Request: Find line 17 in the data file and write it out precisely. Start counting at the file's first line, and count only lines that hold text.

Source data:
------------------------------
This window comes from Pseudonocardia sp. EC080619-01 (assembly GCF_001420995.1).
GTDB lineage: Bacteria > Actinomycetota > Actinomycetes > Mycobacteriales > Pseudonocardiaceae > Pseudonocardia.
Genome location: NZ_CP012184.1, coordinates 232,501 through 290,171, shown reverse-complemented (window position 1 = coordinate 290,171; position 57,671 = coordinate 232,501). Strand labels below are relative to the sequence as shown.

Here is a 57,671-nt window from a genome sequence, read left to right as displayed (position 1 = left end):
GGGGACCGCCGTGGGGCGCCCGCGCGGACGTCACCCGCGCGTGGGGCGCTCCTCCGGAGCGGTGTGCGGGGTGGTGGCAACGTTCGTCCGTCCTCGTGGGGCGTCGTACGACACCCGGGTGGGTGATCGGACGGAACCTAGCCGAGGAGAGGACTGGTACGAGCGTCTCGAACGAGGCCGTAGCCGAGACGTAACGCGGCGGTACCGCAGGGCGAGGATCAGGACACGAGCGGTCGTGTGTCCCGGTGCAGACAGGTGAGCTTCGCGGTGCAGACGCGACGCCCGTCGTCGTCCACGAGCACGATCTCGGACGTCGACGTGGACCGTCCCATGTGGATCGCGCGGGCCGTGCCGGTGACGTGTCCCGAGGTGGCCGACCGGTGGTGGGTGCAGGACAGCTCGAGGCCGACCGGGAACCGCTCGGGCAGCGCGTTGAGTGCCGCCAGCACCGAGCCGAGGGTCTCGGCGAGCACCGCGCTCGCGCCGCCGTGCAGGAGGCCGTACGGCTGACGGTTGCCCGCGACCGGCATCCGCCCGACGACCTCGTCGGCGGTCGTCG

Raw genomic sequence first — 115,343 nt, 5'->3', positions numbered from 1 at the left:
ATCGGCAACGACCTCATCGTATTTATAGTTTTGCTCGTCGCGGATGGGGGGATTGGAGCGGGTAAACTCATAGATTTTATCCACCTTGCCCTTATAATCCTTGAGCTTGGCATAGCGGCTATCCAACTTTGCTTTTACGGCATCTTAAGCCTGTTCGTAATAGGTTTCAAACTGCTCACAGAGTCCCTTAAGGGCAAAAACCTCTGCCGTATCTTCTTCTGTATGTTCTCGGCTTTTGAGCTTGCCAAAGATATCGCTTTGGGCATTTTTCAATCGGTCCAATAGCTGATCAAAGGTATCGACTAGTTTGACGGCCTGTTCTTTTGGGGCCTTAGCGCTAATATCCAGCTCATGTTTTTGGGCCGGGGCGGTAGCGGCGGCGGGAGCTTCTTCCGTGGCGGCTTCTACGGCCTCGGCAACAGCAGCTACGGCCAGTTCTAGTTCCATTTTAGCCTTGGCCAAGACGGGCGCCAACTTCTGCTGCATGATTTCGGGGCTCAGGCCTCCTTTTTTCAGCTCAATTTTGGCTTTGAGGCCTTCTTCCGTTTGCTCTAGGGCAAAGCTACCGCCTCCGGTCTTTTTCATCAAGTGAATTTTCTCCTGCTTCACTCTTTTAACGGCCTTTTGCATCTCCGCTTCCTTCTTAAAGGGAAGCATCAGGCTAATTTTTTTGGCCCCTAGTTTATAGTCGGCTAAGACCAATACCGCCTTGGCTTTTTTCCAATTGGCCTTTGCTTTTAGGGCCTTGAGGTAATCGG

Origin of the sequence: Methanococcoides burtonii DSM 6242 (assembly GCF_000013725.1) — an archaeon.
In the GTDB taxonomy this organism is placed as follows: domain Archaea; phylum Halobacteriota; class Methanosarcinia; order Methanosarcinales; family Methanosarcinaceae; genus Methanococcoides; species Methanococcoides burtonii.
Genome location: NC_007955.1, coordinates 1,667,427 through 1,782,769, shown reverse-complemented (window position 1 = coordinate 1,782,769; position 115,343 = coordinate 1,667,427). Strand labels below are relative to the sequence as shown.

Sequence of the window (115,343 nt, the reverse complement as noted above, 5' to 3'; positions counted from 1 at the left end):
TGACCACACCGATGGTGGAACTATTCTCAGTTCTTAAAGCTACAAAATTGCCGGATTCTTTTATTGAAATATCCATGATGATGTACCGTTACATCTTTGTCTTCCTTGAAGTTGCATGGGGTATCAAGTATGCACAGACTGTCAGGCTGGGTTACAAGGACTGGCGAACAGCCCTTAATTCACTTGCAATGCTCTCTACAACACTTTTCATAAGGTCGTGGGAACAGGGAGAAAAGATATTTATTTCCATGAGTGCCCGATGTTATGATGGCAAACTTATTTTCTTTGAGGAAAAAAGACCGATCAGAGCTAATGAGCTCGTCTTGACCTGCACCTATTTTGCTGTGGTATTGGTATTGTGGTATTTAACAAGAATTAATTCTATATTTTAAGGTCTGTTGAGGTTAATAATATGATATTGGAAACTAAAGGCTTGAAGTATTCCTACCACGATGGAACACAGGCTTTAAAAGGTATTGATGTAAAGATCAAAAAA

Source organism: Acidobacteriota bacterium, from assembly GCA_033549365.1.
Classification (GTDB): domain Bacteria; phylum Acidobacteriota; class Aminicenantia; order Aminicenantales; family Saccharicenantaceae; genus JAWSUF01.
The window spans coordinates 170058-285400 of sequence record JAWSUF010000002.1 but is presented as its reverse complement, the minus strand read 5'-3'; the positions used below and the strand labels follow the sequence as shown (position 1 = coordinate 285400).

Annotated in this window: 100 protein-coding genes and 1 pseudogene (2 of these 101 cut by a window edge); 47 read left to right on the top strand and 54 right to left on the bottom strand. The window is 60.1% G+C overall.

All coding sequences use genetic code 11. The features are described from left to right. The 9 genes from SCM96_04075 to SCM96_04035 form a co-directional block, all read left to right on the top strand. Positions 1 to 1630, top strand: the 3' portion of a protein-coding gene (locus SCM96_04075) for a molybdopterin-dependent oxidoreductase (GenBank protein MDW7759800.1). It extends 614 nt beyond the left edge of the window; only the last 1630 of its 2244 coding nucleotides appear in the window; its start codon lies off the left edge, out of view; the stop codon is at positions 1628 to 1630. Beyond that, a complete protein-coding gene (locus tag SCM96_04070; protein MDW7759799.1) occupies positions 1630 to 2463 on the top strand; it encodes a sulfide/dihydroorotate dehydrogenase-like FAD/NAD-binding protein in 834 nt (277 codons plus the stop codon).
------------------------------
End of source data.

All coding sequences use genetic code 11. The features are described from left to right. The 9 genes from SCM96_04075 to SCM96_04035 form a co-directional block, all read left to right on the top strand. Positions 1 to 1630, top strand: the 3' portion of a protein-coding gene (locus SCM96_04075) for a molybdopterin-dependent oxidoreductase (GenBank protein MDW7759800.1). It extends 614 nt beyond the left edge of the window; only the last 1630 of its 2244 coding nucleotides appear in the window; its start codon lies off the left edge, out of view; the stop codon is at positions 1628 to 1630. Beyond that, a complete protein-coding gene (locus tag SCM96_04070; protein MDW7759799.1) occupies positions 1630 to 2463 on the top strand; it encodes a sulfide/dihydroorotate dehydrogenase-like FAD/NAD-binding protein in 834 nt (277 codons plus the stop codon).